Veterinary nurses work closely with their patients to deliver a high quality of care. This care is implemented using nursing care plans (NCPs). This article aims to evaluate the use of a nursing care plan and its value in practice as well as enhancing nurses' understanding of them. Within this article the author will be discussing the actual and potential problems and implementing the nursing interventions in a nursing care plan pre, post surgery and at discharge in a thyroidectomy case. Veterinary nurses play an important role in making sure the NCP is successful and patients receive the best quality of care. This article evaluates the benefits and disadvantages of NCPs to determine whether they are useful for nursing care of surgical cases.
Water intake in cats is important both in health and disease. While healthy cats with free access to water are adept at maintaining a good water balance, cats can be susceptible to dehydration if the homeostatic mechanisms controlling hydration are disrupted. There are a number of situations in which promoting water intake can be beneficial, particularly in cats with increased water losses (for example, chronic kidney disease; diabetes mellitus; cases of vomiting or diarrhoea), decreased intake of water (for example, as a result of inappetance), and in cats with conditions such as feline lower urinary tract disease. However, cats are often considered ‘poor drinkers’, so increasing their water intake when it is needed can be challenging. This article discusses the water requirements of cats and why they may be susceptible to dehydration. It also explores strategies to successfully encourage water intake in cats and evaluates some of the evidence behind the recommendations.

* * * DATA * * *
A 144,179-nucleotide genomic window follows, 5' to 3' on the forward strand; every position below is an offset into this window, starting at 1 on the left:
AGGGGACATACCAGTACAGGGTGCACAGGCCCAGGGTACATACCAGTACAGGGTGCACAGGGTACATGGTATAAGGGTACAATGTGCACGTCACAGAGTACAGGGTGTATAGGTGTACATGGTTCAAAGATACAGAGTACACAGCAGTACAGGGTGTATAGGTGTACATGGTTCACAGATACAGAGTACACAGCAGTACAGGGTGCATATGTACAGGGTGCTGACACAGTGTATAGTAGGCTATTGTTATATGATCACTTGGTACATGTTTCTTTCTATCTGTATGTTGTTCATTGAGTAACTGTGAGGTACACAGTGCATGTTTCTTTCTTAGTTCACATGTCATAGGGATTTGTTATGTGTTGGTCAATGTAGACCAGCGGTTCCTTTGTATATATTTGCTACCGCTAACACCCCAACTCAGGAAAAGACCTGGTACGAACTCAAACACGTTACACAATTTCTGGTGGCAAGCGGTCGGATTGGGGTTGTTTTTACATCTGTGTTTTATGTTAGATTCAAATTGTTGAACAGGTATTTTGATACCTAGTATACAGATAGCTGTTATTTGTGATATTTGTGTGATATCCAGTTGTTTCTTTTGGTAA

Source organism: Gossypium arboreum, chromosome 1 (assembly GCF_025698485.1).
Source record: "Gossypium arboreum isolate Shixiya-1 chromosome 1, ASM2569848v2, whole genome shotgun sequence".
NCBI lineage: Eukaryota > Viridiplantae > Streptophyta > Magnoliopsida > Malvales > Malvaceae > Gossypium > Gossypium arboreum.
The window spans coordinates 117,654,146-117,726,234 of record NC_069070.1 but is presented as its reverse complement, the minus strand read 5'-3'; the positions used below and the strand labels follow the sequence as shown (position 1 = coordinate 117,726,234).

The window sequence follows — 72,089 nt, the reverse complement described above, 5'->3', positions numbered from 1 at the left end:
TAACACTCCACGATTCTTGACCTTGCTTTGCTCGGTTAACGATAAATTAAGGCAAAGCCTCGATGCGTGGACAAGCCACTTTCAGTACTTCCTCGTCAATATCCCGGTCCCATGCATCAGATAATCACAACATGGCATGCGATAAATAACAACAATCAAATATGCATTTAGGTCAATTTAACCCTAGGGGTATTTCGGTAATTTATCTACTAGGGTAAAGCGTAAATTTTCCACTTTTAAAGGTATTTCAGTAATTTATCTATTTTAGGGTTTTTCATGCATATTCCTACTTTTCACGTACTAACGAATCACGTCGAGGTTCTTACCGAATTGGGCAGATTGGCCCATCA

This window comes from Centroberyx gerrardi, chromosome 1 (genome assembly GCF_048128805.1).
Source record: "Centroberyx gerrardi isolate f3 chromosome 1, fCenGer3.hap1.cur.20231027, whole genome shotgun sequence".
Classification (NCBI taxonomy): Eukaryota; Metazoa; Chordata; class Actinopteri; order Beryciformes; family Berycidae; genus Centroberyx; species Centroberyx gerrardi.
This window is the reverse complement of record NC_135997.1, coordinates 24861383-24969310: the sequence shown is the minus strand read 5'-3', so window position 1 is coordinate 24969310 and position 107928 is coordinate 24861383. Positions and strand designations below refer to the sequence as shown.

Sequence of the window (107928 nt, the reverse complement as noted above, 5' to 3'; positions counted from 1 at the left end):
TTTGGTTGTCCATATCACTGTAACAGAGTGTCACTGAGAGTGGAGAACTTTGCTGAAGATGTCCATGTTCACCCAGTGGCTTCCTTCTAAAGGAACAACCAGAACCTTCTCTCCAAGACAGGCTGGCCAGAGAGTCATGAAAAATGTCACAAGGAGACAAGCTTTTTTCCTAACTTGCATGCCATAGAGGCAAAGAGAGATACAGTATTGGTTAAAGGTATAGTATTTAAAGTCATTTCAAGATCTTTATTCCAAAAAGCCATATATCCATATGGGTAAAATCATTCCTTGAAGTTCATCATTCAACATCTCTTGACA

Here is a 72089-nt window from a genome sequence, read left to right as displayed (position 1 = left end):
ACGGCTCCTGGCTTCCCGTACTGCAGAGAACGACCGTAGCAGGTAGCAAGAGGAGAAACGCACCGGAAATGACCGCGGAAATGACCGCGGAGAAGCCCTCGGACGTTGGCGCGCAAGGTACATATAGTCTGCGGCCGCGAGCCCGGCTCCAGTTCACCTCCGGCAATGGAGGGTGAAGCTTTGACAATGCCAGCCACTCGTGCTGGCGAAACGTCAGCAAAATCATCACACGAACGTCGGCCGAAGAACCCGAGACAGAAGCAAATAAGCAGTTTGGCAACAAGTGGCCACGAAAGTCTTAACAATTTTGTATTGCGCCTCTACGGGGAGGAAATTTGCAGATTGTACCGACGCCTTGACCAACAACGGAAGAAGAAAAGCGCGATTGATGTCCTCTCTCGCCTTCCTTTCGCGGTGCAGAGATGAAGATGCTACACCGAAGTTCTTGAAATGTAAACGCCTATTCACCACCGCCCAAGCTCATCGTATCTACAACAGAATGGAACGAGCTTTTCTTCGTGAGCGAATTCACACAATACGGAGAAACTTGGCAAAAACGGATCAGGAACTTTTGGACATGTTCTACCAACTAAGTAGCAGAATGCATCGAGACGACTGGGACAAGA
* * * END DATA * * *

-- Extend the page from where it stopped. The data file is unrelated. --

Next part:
Dilated cardiomyopathy (DCM) is a common cause of heart failure in the dog. Primary DCM is often a disease of exclusion, but inherited genetic breed dispositions have been reported. Secondary causes of DCM include toxins, nutritional deficiency, systemic and infectious disease. The number of dogs diagnosed with DCM has increased significantly in the last 20 years, and has been linked to the rise in popularity of boutique, exotic and grain-free, legume-rich diets. Veterinary cardiologists raised concerns as DCM was being reported in atypical breeds. Subsequently, the United States Food and Drug Agency released a statement in 2018 warning pet owners of the risks of grain-free and novel protein diets. It is assumed that the problem also occurs in the UK because these diets are popular here also. Contrary to primary causes of DCM, dogs have improved clinically and on echocardiograph when their diet has been changed and/or supplemented. No clear cause has yet been identified between these diets and DCM, but the potential reasons seem to be multifactorial and limited by a lack of understanding of the bioavailability, digestibility and metabolism of the novel proteins and legume-rich diets.